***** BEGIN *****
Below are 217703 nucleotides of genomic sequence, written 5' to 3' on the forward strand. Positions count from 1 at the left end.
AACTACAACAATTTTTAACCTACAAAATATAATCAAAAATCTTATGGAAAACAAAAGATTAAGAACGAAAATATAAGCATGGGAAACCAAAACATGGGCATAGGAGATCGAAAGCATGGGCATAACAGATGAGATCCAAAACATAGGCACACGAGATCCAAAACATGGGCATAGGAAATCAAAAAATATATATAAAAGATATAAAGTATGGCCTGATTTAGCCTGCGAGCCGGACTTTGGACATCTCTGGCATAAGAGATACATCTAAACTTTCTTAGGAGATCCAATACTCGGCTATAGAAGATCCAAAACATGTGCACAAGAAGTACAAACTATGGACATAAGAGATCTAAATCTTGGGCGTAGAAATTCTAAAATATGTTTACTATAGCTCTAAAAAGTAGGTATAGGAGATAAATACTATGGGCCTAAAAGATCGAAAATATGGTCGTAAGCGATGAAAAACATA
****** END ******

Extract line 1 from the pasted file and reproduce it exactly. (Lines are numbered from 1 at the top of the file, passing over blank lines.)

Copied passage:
Below are 217703 nucleotides of genomic sequence, written 5' to 3' on the forward strand. Positions count from 1 at the left end.